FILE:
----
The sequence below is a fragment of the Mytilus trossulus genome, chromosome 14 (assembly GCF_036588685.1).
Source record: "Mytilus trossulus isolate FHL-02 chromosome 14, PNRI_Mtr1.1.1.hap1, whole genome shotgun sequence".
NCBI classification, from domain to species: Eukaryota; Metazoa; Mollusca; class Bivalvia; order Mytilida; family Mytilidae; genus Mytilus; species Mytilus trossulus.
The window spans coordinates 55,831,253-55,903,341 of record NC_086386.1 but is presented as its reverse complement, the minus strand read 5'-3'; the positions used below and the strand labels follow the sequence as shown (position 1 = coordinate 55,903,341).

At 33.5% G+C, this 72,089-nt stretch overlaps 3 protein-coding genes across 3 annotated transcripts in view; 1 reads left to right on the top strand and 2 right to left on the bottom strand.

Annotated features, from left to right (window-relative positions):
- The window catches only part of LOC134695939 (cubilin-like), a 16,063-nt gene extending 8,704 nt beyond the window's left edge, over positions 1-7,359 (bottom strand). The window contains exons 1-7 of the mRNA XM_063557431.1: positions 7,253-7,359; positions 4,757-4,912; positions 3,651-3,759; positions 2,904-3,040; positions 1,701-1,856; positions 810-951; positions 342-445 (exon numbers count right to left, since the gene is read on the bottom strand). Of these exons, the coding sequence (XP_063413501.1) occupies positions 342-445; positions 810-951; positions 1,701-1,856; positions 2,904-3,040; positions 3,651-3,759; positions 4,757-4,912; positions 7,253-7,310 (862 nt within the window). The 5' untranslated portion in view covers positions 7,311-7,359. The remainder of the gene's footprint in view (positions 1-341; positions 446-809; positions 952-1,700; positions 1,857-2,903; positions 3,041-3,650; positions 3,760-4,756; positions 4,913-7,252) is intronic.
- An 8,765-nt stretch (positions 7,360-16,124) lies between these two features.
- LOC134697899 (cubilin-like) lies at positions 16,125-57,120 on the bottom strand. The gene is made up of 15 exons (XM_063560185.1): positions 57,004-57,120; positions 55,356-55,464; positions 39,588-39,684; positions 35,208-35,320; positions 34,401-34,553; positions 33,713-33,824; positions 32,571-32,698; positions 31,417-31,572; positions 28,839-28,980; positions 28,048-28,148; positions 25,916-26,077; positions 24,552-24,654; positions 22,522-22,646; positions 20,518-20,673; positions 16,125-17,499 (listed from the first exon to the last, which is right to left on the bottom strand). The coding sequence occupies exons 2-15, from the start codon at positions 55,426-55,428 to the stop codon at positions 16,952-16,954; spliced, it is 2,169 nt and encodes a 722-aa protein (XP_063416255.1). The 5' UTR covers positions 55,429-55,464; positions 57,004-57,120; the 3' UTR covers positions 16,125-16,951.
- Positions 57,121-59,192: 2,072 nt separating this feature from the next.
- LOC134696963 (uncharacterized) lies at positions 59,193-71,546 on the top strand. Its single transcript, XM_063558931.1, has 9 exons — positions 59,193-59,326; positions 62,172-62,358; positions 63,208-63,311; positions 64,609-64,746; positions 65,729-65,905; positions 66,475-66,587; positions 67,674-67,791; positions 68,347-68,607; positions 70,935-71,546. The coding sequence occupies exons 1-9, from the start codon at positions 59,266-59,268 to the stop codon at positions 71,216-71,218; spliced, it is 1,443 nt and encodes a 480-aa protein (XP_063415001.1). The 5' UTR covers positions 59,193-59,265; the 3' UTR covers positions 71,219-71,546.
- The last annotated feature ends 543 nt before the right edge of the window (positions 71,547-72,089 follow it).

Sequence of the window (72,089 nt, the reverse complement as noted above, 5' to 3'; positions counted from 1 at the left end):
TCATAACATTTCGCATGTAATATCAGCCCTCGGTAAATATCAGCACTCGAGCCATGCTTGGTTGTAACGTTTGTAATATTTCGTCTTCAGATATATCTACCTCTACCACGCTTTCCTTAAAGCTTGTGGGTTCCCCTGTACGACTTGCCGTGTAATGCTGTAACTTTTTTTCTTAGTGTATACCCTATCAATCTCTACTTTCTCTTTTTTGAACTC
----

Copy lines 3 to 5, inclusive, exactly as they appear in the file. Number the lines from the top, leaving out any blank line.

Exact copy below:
NCBI classification, from domain to species: Eukaryota; Metazoa; Mollusca; class Bivalvia; order Mytilida; family Mytilidae; genus Mytilus; species Mytilus trossulus.
The window spans coordinates 55,831,253-55,903,341 of record NC_086386.1 but is presented as its reverse complement, the minus strand read 5'-3'; the positions used below and the strand labels follow the sequence as shown (position 1 = coordinate 55,903,341).

At 33.5% G+C, this 72,089-nt stretch overlaps 3 protein-coding genes across 3 annotated transcripts in view; 1 reads left to right on the top strand and 2 right to left on the bottom strand.